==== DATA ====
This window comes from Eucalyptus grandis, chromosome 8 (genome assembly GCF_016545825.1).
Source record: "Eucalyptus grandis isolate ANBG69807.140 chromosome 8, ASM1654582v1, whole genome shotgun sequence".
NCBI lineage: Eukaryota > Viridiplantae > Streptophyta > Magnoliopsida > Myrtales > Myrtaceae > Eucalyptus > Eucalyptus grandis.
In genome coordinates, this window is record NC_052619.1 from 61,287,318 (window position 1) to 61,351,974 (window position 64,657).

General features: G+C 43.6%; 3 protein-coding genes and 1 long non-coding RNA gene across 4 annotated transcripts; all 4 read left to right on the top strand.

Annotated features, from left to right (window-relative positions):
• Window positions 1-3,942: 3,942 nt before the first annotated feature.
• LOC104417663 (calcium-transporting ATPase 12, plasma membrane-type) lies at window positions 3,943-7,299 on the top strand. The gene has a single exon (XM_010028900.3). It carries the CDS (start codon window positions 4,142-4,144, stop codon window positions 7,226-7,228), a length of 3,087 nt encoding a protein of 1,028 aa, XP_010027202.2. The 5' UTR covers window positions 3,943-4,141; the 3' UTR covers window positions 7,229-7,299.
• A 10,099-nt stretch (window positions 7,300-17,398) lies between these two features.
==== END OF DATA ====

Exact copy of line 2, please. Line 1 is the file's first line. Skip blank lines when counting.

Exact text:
Source record: "Eucalyptus grandis isolate ANBG69807.140 chromosome 8, ASM1654582v1, whole genome shotgun sequence".